Except for when I was actually in town in Penzance and Newlyn, and forced to jump from side to side of the streets to stay on the sidewalks, I was able to stay on either a walking/biking path or a wide sidewalk for most of the distance. As I was starting out on the Promenade in Penzance I saw a few other people running, including an order woman dressed in black who was coming into Penzance as I was going away. When I stopped on the outskirts of Newlyn to photograph the harbor, she passed me coming back in my direction, and for a while afterward I saw her ahead of me. She wasn't going particularly fast, but she was clearly faster than me, as the distance between us continued to increase even after I put the camera away and started running again. I saw her for a final time near Mousehole, on a return trip once again. I wondered where she had started and where she was going to end, and how many miles she would rack up on her journeys between Penzance and Mousehole.

I came to a sign saying “Mousehole” well before I covered the mile to town. It did occur to me at that point that I could take a picture, call it good, and still log a five-mile run if I headed back to Penzance right then. But I hated to cut my plans short, and really, it wasn't so late that I still couldn't make it back at a reasonable time, without jeopardizing our departure in any real way (as opposed to the theoretical way that was undoubtedly in my mother's mind).

I got to Mousehole proper at a few minutes past 7:00, and as villages go, it wasn't much. Though I didn't want to take the time to look around the bend or anything. The most interesting thing I saw in Mousehole was a bus going to Penzance. Oh, it crossed my mind. That would certainly solve any time problems I had created by my picture-taking delays. But I just couldn't do it.

Cutting the run from six to five miles would have been fine, but cutting it in half altogether? Only in the case of great emergency, and this wasn't one. Plus, I didn't know if I had enough change in my pocket for the fare, and I wasn't sure whether they would make change for a fiver.* So I let the bus go, and headed back on my own feet. About ten minutes later I saw it again on its return trip to Mousehole.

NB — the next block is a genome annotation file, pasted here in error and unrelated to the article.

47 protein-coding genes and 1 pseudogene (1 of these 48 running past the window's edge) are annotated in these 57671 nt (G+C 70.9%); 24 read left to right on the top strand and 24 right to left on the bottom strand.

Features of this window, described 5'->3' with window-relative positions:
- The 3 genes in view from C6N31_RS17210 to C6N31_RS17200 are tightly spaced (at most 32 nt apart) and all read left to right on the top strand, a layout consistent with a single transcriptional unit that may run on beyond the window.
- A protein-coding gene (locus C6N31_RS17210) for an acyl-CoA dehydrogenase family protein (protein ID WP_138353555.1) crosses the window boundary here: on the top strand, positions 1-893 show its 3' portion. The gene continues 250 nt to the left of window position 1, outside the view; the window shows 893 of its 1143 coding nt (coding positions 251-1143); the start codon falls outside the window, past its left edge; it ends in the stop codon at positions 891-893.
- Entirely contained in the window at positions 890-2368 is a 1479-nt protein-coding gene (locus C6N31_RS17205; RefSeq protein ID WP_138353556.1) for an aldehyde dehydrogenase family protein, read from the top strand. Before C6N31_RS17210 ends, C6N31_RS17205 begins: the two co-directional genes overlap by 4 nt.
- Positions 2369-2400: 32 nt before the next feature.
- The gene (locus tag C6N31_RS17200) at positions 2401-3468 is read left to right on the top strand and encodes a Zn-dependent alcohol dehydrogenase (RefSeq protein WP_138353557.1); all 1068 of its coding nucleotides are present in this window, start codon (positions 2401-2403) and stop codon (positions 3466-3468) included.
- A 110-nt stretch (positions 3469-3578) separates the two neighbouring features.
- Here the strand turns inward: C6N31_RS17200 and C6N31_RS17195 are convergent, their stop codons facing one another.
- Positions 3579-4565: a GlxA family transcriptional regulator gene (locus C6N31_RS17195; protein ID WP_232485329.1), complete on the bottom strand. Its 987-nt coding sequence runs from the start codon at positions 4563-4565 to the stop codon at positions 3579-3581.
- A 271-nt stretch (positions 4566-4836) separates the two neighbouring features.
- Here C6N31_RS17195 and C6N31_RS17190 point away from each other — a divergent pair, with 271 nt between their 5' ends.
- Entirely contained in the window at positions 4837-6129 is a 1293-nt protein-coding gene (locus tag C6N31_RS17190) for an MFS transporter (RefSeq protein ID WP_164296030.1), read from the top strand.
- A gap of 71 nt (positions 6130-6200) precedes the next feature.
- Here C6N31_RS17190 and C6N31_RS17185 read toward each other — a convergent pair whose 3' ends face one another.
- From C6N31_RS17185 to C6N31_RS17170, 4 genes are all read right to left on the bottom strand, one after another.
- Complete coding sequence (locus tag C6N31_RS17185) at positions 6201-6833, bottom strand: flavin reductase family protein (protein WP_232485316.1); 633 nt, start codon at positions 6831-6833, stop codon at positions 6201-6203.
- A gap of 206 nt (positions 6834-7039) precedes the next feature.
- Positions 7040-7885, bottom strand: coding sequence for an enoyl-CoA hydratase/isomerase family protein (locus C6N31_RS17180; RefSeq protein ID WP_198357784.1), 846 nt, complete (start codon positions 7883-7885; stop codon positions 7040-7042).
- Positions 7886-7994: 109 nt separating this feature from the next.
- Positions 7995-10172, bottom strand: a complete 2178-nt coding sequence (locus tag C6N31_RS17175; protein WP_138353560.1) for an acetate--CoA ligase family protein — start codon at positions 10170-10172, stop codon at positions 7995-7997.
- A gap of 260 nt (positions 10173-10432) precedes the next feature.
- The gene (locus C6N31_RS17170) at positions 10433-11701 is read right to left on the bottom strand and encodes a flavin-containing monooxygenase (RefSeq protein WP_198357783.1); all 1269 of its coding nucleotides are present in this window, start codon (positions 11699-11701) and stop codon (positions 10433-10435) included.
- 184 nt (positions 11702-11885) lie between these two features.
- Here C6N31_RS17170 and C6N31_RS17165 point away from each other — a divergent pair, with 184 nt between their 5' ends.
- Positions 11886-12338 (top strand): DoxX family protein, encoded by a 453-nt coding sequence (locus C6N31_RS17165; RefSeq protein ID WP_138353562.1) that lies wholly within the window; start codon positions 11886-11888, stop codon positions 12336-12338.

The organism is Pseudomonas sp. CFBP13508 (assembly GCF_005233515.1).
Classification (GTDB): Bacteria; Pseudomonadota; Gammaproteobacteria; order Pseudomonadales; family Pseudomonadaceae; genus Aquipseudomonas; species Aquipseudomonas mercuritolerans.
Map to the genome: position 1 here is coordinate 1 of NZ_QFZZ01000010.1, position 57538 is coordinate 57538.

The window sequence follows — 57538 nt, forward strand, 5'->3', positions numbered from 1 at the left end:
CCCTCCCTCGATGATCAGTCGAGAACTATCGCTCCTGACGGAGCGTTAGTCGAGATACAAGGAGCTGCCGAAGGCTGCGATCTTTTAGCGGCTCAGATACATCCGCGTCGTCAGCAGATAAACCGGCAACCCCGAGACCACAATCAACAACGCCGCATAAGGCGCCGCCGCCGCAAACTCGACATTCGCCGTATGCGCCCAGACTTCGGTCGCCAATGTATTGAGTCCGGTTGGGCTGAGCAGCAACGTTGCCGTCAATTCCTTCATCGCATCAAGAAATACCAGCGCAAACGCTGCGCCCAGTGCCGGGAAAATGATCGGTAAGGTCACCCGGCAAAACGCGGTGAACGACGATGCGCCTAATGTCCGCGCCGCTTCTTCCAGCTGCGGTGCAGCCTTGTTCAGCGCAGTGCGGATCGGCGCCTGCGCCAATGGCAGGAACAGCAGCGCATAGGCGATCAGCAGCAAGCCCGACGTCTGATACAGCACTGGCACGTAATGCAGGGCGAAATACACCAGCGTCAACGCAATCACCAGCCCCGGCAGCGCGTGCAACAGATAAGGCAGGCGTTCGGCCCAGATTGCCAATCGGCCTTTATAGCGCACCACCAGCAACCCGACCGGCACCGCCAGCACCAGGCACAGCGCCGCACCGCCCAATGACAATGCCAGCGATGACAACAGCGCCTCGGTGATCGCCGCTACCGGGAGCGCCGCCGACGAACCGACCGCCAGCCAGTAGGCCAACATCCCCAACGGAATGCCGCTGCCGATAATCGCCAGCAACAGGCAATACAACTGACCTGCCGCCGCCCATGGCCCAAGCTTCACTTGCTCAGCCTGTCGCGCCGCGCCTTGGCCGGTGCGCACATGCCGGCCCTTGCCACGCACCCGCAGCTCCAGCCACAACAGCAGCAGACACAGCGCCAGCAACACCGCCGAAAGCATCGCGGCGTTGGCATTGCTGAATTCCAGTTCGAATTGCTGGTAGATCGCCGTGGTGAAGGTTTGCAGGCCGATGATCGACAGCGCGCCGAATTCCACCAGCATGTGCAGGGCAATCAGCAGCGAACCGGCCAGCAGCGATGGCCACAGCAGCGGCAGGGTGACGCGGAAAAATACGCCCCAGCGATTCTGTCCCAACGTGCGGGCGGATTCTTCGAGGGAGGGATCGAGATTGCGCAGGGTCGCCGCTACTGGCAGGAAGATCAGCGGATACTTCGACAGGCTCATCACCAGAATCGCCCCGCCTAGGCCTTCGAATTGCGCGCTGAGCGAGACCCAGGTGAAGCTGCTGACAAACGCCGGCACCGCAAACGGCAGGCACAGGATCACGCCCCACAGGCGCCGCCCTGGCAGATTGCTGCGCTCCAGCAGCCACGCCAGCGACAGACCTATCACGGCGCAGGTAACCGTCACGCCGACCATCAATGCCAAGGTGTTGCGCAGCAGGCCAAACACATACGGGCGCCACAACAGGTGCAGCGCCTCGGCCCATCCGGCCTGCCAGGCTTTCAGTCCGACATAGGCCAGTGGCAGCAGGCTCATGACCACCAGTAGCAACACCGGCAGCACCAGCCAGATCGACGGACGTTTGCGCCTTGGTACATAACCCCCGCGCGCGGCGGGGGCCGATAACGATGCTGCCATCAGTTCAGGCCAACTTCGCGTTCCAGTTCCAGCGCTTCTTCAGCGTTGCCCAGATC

While I was in Mousehole at just past 7, I tried to call my mother's cell phone because on Tuesday she claimed she had expected me to wake her up as I had been doing in London. But the phone rang and rang** and finally just went to voicemail. (I didn't leave a message.)

The return trip was uneventful, and I stopped again on the Penzance side of Newlyn—by the Newlyn lost fishermen memorial statue—to try to call again. This time she did answer, although her voice was cold.*** I remained cheerful and told her I was about a mile from Penzance, and I'd be back within 15 minutes (I didn't want to set up any scenario where I could be proclaimed any more “late” than I already was). In fact, I think, I was less than a mile away. She said okay. Really, what else could she say? Run faster?

Back on the Promenade I picked up the pace and booked, faster than I had run in any portion of the half marathon. Apparently fear of my mother is a more powerful stimulator than any kind of race adrenaline. I had to slow down to pick my way up the narrow Penzance streets, but still I walked through the hotel room door by 7:45. Fifteen minutes later than my original plan, but I had left fifteen minutes late as well, so I considered myself even.

I pride myself on my ability to shower and get ready quickly. Probably because of my lack of any effort with my hair and makeup. This morning I had myself showered, dressed, hair mostly dried, and the remainder of my packing finished in time to appear for breakfast by 8:15.****